African Dwarf Frog And Betta Fish – Can They Live Together?
Bettas are well known for their aggressive personalities, which make them difficult to get along with. As a result, it isn’t always easy finding a tank mate for your Betta fish.
Of course, there are some fish you can put in with bettas. Still, options can be limited. You don’t want fish that are too bright, shiny, or similarly aggressive.
Even if your other fish does meet the criteria, there is a chance that they could be attacked. Really, you don’t want to risk your pets. There are other options for Betta tanks.
You don’t have to find another fish to make your tank pop.
If you are looking for an amicable and fun tank mate for your betta fish, why not try an African Dwarf Frog?
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A Good Match For Your Betta
It might seem like an odd pairing. But an African Dwarf Frog and Betta fish can be the perfect duo in your aquarium! These pets are more compatible than you would think. They look completely different of course.
Frogs are four-legged creatures that breathe air, while bettas have fins and look fancier. However, their differences make them a good match. There is still a slight chance they could fight, but this is highly unlikely.
As long as your betta is introduced to its frog friend early on you shouldn’t encounter any issues.
In any case, you’ll want to know plenty about both species if you plan on putting them in the same space.
This post will go over the basics of both the African Dwarf Frog and Betta. This way you are prepared for their cohabitation.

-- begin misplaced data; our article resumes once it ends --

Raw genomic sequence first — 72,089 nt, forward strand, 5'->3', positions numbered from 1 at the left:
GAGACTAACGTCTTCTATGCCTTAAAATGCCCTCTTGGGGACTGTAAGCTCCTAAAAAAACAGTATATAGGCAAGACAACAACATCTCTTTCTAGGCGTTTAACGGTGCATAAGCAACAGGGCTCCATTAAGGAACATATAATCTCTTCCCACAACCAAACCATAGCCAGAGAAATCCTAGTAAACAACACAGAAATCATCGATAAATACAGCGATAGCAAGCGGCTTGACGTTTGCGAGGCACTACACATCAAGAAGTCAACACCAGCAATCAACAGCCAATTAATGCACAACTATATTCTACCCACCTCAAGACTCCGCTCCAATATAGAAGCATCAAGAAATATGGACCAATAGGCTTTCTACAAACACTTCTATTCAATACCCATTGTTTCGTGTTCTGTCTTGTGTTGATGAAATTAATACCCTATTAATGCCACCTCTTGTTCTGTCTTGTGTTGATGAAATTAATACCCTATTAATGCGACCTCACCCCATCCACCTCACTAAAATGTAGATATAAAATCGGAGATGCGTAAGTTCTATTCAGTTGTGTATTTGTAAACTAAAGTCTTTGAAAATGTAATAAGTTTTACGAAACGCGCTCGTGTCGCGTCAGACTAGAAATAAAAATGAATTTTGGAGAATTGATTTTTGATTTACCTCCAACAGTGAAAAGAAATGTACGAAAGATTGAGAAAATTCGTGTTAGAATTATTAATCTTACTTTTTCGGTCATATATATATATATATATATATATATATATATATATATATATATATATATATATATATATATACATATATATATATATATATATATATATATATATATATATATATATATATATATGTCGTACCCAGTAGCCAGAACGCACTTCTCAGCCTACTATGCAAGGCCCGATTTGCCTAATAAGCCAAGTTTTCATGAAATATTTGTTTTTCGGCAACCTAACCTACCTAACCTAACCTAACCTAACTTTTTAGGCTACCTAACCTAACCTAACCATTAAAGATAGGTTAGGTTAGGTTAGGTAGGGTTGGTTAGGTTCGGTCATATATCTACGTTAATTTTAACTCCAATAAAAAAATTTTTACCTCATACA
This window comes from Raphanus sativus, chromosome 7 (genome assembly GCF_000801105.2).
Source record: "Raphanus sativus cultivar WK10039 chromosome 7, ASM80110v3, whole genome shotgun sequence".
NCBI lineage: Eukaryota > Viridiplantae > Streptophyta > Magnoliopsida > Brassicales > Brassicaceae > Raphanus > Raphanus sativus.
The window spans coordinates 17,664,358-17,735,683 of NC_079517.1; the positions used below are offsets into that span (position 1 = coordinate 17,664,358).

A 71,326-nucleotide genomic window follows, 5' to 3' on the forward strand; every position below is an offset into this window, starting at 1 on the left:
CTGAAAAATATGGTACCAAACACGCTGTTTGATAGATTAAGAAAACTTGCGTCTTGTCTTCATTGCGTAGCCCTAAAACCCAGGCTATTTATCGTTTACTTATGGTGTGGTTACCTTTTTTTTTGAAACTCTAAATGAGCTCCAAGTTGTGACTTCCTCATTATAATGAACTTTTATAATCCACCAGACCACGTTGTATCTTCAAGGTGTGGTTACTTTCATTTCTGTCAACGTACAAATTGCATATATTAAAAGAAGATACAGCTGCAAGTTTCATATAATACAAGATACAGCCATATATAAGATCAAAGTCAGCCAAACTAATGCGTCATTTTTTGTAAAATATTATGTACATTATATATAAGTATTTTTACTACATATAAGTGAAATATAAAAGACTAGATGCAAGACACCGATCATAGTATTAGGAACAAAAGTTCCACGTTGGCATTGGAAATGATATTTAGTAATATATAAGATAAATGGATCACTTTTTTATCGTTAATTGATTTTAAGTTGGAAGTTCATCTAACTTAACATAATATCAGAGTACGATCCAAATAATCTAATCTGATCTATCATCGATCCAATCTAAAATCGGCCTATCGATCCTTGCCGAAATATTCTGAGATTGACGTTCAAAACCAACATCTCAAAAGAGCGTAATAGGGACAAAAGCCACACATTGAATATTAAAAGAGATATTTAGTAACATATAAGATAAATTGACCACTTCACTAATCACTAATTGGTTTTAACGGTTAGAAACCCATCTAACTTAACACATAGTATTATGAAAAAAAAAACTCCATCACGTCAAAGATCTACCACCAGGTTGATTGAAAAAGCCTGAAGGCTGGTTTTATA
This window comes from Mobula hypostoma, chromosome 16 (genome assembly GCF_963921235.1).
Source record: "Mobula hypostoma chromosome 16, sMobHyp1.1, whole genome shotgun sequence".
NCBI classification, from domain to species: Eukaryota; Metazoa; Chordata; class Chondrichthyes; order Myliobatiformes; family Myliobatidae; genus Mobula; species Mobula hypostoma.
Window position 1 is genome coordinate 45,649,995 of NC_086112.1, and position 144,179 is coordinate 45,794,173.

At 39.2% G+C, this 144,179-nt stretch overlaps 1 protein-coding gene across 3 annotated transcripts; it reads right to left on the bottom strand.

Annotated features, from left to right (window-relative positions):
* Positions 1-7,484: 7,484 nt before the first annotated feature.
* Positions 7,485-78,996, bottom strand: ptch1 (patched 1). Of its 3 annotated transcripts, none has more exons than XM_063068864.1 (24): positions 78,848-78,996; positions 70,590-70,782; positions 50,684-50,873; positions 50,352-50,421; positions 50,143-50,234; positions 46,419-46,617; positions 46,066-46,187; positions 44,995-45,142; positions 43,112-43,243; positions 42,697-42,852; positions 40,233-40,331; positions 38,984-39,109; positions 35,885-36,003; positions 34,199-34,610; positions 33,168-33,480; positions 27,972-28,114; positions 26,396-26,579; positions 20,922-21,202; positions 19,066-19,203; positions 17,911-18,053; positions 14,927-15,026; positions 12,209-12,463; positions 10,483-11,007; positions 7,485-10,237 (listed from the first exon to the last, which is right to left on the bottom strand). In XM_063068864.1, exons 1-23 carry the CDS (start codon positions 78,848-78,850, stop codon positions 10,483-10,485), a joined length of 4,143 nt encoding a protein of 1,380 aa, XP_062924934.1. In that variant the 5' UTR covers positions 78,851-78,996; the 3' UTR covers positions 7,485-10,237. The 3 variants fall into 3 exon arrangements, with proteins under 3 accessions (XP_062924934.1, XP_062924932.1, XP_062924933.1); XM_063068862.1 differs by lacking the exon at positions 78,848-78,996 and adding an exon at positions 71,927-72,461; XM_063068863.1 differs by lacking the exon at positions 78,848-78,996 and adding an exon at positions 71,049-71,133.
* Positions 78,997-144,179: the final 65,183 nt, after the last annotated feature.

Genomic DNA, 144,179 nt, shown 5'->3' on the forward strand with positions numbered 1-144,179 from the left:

Other tips and care advice will be discussed so your frog and fish can live happily together!
What To Know About The African Dwarf Frog
Most people who have kept fish are familiar with Betta. They are some of the most popular pets to house in tanks. But not every tank owner will have heard of African Dwarf Frogs.
Dwarf frogs come from the African continent and are available in four variations. You won’t have to worry about which species to get. There are no distinct differences between the varieties of Dwarf frogs.
They only differ in what area of Africa they come from.
Typically, Dwarf Frogs are small. They are around the same size as your betta, but sometimes these frogs can be an inch bigger. They can live fully in the water, and have a unique look. But don’t confuse these frogs with another similar breed.
There is a much bigger and vicious breed of frog called African Clawed. You don’t want to put those frogs in with betta!
Ensure that you have the African Dwarf, and all should be fine. You can even keep your frog for up to five years. This frog lives a few years longer than betta if well taken care of.
African Dwarf Frog Look And Behavior
Video: “African Dwarf Frog Care, Advice And Information”
Dwarf frogs don’t have the same variety in looks as betta. While Betta are known for their colors and visuals, these frogs are a little more muted.
Dwarf Frogs are by no means ugly though!
Some of them even have some color, but usually, they come in natural tones. More browns to green like an olive. And like other frogs, they are spotted everywhere, but only in black. You won’t see the usual features of a pet frog on this specimen though.
This frog lacks teeth, as well as, a tongue. This might seem odd, but they only have to suck in briefly to get their needed sustenance. Their other features are pretty typical of frogs, however.
In terms of behavior, these frogs like to take nighttime swims. They are night owls so don’t be alarmed if you see them sleeping during the day! Dwarf frogs are pretty relaxed pets. They like to swim a lot and will stay in the water most of the time.